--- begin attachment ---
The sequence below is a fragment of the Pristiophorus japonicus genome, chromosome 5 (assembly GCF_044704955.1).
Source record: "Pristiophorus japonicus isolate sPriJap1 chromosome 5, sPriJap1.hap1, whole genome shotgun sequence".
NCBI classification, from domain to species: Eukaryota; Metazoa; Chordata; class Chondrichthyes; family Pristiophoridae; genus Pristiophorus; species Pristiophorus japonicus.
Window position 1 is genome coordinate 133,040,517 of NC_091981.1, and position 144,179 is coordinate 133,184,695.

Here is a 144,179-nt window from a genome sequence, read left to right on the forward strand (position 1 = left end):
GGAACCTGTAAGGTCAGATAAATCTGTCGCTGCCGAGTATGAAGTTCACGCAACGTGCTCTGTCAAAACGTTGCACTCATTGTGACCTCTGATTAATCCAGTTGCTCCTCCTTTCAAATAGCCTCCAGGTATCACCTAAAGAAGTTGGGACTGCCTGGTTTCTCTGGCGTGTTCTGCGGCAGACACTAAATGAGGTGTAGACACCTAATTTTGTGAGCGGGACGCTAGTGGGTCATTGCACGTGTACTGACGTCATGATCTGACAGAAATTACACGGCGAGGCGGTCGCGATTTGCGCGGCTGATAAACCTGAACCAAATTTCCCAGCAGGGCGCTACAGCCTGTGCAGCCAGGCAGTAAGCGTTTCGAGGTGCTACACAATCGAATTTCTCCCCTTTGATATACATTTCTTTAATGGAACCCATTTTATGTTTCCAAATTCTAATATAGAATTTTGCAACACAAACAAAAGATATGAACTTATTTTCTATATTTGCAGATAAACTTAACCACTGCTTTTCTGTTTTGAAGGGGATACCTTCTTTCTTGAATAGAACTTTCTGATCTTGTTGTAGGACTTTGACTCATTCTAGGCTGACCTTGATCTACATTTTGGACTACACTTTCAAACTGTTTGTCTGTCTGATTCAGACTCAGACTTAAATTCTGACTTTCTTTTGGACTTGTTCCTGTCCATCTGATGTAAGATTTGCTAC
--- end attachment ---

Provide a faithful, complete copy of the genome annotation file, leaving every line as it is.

The sequence below is a fragment of the Pristiophorus japonicus genome, chromosome 5 (assembly GCF_044704955.1).
Source record: "Pristiophorus japonicus isolate sPriJap1 chromosome 5, sPriJap1.hap1, whole genome shotgun sequence".
NCBI classification, from domain to species: Eukaryota; Metazoa; Chordata; class Chondrichthyes; family Pristiophoridae; genus Pristiophorus; species Pristiophorus japonicus.
Window position 1 is genome coordinate 133,040,517 of NC_091981.1, and position 144,179 is coordinate 133,184,695.

Here is a 144,179-nt window from a genome sequence, read left to right on the forward strand (position 1 = left end):
GGAACCTGTAAGGTCAGATAAATCTGTCGCTGCCGAGTATGAAGTTCACGCAACGTGCTCTGTCAAAACGTTGCACTCATTGTGACCTCTGATTAATCCAGTTGCTCCTCCTTTCAAATAGCCTCCAGGTATCACCTAAAGAAGTTGGGACTGCCTGGTTTCTCTGGCGTGTTCTGCGGCAGACACTAAATGAGGTGTAGACACCTAATTTTGTGAGCGGGACGCTAGTGGGTCATTGCACGTGTACTGACGTCATGATCTGACAGAAATTACACGGCGAGGCGGTCGCGATTTGCGCGGCTGATAAACCTGAACCAAATTTCCCAGCAGGGCGCTACAGCCTGTGCAGCCAGGCAGTAAGCGTTTCGAGGTGCTACACAATCGAATTTCTCCCCTTTGATATACATTTCTTTAATGGAACCCATTTTATGTTTCCAAATTCTAATATAGAATTTTGCAACACAAACAAAAGATATGAACTTATTTTCTATATTTGCAGATAAACTTAACCACTGCTTTTCTGTTTTGAAGGGGATACCTTCTTTCTTGAATAGAACTTTCTGATCTTGTTGTAGGACTTTGACTCATTCTAGGCTGACCTTGATCTACATTTTGGACTACACTTTCAAACTGTTTGTCTGTCTGATTCAGACTCAGACTTAAATTCTGACTTTCTTTTGGACTTGTTCCTGTCCATCTGATGTAAGATTTGCTAC